Imagine these men as the ticket in November of the Continuing Criminal Enterprise known as the Democrat Party. McCain is known to all as "The Manchurian Candidate," from the novel of the same name. Many commentators have wondered whether the Communists in Hanoi made him one of their own with brainwashing during his long captivity.

Indeed, fiction can capture and immortalize a character far better than journalism. Perestroika Sunset, my novel about the men we abandoned in Vietnam, and the Soviet scheme to use them to seize power in this country, was published in 1999, long before I had any notion of the possible nightmare Democrat ticket we are now losing sleep about.

Hat Halstead is a total opportunist, who expects to spend a brief time in the Nam accumulating a war record he can use to run for office. He is sent on a secret mission he is told will be a walk in the sun, but which will validate a claim that he has been in combat. Instead, he becomes a Prisoner Of War.

Tell me whether any of this sounds familiar. "He had arrived at the staging area, just before they shoved off, ensemble impeccably cleaned and pressed, boots shined lovingly back in Saigon by someone he had never met, while Halstead slept in air-conditioned splendor. He wore an oppressive cologne, and the eagles of a U.S. Army Colonel, but Fawkes knew that in this most political of all wars in the nation’s history, his insignia didn’t mean a thing. . . . At their first meeting in Saigon, Fawkes had decided he was a spook, like the others. But a spook would be reticent, if not grim. A spook would not call attention to himself; would not complain so much. Halstead was prissy, supercilious and mean. He suffered mini-bouts of pique when things didn’t go his way."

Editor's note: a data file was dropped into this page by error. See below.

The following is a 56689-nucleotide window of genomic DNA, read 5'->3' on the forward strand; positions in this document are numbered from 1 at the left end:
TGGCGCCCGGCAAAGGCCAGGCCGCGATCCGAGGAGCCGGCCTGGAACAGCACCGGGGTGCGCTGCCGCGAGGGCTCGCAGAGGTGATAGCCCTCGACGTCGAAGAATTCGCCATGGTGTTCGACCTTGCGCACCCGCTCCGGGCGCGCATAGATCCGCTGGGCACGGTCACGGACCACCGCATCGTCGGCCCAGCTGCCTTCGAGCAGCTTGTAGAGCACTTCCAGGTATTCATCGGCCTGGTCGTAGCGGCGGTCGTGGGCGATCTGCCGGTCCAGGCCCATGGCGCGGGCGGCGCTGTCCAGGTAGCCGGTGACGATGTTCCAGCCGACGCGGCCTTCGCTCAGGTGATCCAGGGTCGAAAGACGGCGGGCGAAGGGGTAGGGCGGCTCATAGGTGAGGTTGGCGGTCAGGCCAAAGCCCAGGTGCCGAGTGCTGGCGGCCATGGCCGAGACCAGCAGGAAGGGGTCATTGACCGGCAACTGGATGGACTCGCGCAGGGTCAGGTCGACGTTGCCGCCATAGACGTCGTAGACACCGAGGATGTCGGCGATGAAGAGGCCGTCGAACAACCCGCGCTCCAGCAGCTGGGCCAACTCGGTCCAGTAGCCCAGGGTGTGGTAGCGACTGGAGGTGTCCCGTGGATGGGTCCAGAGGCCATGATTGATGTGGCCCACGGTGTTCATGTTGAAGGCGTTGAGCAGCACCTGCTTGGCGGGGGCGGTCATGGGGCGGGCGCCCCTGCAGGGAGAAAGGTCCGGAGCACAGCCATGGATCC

". . . Except for the heat, the humidity, the mosquitoes, and the fact that his jungle boots had already lost the sheen so lovingly applied at his hotel in Saigon, Halstead for once was in perfectly good humor. . . . In twenty-four hours, he would be back in Saigon, the hero of a top-level intelligence operation, a decorated combat veteran, all of which would look good on a campaign brochure. . . ."

"It was night again. Halstead had kept the pace with difficulty. . . . But time was beginning to take a toll on Halstead. He wasn’t used to waiting for anything. He was used to stating his requirements and seeing them fulfilled. His spurious professionalism was wearing thin, replaced by irritation.

"Vietnamese voices were coming through the bush. Of course, Fawkes didn’t need to tell anyone to be still. The men lay like swamp mist in their holes. . . . The NVA regulars were gone already, but, beside him, Halstead was still shaking. Fawkes could not imagine why."

"‘Where’s your radio man?’ he asked, still not trusting his voice.

"‘Why do we need my radio man?’ Fawkes replied.